AOL defended itself last week after several groups, led by liberal-leaning political organization MoveOn.org and the Electronic Frontier Foundation, protested the company's decision to use Goodmail CertifiedEmail.
The groups set up a Web site, www.dearaol.com, outlining their concerns that AOL effectively will create a two-tiered system of e-mailers: affluent mailers willing to pay a fee amounting to an “e-mail tax” and other organizations that wouldn't pay and likely would “be left behind with unreliable service.”
AOL spokesman Nicholas Graham labeled the protest as “political fundraising, competitive chatter and the omnipresent fear of change — even when it is for the better.” AOL has helped groups such as MoveOn.org get their e-mail delivered, he said.
“AOL is moving from a dual layer of spam and phishing protection for our members to a beneficial tri-layer system of e-mail delivery, with the additional layer being optional, voluntary and at absolutely no cost to the e-mail recipient,” he said.
Graham also countered the notion of CertifiedEmail being an e-mail tax.
“The consumer pays nothing,” he said. “CertifiedEmail is an additional, optional, voluntary way for large e-mail senders to deliver authenticated, legitimate, previously opted-in e-mail.”
Yahoo, which will implement CertifiedEmail soon as well, defended its use of the authentication and reputation system, even though it was not targeted by the protest.
“Companies can continue to send e-mail to Yahoo Mail users at no cost in exactly the same way they always have, and we are not planning to require payment to ensure delivery to our users,” Yahoo spokeswoman Karen Mahon said.
In a few months, Yahoo will test an optional CertifiedEmail program based on “transactional” messages only, such as bank statements and purchase receipts.
With Goodmail CertifiedEmail in AOL, which is to roll out in about a month, paid messages would be highlighted as “AOL certified” and would display images and links to Web sites automatically. Those not paying would not have images or links displayed automatically, though AOL says all messages from a sender in a person's address book would be received.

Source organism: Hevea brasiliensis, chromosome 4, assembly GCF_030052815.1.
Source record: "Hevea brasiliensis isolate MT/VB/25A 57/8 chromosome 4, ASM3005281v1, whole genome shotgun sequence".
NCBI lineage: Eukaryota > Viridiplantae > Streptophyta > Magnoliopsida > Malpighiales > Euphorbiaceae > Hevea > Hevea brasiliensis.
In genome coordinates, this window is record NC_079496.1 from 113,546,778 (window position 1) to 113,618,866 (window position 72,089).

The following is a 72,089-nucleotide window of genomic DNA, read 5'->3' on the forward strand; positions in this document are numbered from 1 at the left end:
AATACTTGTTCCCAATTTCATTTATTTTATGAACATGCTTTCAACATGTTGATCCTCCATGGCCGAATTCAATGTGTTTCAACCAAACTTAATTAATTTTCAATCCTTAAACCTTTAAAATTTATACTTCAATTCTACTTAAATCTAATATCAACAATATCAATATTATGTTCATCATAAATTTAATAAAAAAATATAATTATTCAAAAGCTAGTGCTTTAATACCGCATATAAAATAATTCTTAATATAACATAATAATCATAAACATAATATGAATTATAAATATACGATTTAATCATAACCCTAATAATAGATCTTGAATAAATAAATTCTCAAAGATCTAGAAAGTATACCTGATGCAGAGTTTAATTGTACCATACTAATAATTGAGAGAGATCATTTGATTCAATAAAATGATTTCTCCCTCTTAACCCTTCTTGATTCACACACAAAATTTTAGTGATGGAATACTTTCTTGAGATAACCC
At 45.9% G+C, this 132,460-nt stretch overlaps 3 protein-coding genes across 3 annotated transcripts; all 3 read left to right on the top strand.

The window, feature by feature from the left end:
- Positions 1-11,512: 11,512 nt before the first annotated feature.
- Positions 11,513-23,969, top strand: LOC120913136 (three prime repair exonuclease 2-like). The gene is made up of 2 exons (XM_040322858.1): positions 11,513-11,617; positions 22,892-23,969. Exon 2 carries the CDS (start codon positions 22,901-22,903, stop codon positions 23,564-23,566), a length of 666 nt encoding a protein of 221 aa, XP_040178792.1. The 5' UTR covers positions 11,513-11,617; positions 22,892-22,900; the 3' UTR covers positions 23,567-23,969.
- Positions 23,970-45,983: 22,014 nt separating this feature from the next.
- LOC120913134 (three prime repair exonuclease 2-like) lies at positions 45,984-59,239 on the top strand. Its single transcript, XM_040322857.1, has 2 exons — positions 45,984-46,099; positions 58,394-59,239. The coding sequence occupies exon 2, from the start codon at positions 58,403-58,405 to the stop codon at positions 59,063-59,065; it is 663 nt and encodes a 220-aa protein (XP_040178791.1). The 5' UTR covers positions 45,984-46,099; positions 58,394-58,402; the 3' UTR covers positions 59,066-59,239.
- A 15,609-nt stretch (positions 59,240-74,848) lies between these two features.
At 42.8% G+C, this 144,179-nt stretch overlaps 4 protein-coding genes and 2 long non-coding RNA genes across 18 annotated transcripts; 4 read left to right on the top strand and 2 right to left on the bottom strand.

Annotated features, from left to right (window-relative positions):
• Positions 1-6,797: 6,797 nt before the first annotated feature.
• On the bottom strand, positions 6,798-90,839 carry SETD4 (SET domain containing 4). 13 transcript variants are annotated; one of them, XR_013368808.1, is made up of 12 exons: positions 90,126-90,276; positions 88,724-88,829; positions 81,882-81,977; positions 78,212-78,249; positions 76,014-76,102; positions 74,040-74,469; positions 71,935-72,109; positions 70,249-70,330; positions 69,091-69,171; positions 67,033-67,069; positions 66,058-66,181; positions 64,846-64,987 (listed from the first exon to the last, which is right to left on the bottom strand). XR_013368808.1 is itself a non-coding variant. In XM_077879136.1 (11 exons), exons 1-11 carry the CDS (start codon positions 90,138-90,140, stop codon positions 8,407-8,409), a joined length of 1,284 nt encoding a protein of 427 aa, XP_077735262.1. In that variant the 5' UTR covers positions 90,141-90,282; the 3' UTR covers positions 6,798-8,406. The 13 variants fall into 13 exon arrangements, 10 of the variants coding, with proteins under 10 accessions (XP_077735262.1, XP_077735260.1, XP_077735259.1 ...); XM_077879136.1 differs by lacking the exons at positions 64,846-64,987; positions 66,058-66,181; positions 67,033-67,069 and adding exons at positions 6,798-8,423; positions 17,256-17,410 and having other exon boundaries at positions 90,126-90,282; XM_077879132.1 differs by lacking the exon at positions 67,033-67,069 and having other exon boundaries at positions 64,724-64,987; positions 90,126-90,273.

AOL is one among several ISPs and organizations to implement such a system, Graham said. MSN, for example, is using Sender ID in its MSN/Hotmail accounts and signed up for Habeas' reputation service last year.
Meanwhile, the coalition of groups said it hopes to educate consumers about the plan and asked protesters to sign the open letter to AOL. The groups fear that charging for e-mail delivery sets an ugly precedent.
“The Internet is a revolutionary force for free speech, civic organizing and economic innovation precisely because it is open and accessible to all Internet users equally,” the letter said. “On a free and open Internet, small ideas can become big ideas overnight. As Internet advocacy groups, charities, nonprofits, businesses, civic organizing groups, and e-mail experts, we ask you to reconsider your pay-to-send proposal and to keep the Internet free.”
The protest has created some strange bedfellows as the coalition's members include liberal groups like MoveOn.org and conservative organizations such as RightMarch.com and Gun Owners of America.